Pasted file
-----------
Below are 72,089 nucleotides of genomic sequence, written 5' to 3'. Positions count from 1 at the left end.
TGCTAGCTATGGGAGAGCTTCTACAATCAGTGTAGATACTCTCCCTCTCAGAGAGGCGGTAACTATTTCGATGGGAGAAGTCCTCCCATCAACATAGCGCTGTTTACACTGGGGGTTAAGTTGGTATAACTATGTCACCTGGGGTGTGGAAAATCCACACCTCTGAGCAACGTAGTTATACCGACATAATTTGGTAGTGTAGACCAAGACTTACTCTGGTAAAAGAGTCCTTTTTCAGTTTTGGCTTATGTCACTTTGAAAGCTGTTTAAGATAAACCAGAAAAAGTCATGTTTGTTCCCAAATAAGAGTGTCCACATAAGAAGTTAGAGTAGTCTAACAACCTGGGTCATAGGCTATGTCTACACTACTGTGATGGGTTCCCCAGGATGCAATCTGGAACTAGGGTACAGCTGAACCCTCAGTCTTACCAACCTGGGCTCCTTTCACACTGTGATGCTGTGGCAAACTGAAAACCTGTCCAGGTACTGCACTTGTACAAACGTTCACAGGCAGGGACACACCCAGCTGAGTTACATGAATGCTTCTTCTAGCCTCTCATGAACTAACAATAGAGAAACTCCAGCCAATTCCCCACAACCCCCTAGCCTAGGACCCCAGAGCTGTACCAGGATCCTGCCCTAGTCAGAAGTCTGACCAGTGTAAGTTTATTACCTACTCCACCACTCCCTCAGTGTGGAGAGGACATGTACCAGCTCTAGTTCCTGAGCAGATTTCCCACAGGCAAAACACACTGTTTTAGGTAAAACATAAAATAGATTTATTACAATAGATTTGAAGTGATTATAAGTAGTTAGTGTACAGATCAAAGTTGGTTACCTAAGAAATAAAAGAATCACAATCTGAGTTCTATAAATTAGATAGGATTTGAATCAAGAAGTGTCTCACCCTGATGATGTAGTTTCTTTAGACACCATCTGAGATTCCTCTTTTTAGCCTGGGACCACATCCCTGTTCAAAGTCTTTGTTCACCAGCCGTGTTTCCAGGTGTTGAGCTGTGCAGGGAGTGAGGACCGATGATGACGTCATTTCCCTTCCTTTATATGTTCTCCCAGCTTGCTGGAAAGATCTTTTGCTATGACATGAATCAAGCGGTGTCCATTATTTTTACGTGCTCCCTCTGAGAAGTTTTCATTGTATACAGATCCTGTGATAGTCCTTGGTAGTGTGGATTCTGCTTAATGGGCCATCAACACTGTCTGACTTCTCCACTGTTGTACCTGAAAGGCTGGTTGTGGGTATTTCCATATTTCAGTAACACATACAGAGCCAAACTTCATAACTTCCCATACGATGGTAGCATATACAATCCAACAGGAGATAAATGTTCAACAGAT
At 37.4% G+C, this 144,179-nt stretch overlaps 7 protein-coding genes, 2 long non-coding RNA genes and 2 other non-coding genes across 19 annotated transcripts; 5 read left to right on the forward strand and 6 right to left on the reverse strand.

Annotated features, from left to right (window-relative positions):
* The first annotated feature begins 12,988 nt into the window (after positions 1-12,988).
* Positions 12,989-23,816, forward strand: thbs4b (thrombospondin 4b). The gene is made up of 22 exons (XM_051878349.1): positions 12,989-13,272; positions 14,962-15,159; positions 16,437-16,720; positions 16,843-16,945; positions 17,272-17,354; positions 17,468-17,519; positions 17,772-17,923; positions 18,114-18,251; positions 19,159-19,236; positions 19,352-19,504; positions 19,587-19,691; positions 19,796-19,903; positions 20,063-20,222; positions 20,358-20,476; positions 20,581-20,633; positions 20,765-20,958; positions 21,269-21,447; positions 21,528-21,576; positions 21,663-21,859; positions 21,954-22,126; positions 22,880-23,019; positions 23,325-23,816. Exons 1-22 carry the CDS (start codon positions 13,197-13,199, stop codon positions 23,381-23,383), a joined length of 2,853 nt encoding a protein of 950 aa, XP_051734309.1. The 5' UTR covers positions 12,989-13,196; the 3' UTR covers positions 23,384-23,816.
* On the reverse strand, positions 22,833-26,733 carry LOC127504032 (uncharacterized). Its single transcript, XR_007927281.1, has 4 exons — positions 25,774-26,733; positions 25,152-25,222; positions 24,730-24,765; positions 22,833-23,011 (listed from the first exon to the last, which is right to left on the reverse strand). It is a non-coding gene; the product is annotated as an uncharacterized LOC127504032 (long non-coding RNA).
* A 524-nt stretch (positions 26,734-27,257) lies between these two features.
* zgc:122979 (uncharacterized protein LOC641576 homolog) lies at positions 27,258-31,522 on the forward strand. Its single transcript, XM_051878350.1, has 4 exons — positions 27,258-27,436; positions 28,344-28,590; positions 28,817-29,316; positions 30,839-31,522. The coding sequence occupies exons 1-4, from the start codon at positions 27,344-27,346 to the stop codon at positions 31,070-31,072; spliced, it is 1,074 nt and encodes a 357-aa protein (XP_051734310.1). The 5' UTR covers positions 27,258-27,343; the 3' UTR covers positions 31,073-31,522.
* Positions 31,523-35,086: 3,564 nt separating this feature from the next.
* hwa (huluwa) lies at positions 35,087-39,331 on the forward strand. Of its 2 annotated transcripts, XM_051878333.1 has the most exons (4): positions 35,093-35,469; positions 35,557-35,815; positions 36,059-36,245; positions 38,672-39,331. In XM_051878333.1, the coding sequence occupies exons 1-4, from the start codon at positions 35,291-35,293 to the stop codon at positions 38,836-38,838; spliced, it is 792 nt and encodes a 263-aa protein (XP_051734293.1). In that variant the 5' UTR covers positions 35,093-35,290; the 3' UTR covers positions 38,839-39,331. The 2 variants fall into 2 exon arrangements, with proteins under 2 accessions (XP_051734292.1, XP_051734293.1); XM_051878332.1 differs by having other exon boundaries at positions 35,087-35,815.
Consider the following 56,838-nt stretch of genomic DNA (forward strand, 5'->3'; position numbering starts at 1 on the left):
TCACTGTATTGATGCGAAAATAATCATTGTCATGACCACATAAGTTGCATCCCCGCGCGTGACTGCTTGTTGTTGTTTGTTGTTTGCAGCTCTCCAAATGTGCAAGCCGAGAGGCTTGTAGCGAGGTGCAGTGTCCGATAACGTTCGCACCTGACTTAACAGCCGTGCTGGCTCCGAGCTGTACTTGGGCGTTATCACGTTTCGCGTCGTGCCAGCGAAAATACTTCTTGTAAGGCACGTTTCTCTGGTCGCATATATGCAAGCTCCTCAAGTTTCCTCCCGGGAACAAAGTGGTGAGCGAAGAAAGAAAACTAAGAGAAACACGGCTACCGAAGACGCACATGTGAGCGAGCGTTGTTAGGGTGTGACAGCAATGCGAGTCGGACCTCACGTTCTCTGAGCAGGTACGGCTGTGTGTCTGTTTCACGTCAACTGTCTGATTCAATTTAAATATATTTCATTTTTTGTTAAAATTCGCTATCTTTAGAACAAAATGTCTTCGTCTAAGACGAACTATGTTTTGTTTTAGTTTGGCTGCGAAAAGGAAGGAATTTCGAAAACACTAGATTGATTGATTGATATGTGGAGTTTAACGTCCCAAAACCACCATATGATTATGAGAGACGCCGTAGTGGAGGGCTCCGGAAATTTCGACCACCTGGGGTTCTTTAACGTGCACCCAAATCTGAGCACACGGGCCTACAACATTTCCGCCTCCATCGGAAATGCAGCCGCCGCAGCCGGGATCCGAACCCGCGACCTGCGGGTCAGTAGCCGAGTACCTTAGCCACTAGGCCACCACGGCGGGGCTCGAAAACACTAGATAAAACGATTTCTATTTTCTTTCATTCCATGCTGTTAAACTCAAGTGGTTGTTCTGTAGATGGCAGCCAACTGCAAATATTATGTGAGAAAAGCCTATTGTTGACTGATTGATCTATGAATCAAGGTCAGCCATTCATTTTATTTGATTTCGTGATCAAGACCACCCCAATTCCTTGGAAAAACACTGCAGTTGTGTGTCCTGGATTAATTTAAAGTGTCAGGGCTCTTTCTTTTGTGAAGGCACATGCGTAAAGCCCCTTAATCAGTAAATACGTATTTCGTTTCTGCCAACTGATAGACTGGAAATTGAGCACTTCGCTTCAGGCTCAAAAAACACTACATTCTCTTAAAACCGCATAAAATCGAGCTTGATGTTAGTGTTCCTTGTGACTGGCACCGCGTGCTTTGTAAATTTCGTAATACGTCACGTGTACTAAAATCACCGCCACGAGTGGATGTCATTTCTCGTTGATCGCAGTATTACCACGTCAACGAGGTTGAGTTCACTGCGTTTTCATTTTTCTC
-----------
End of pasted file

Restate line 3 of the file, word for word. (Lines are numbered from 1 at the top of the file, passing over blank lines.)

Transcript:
At 37.4% G+C, this 144,179-nt stretch overlaps 7 protein-coding genes, 2 long non-coding RNA genes and 2 other non-coding genes across 19 annotated transcripts; 5 read left to right on the forward strand and 6 right to left on the reverse strand.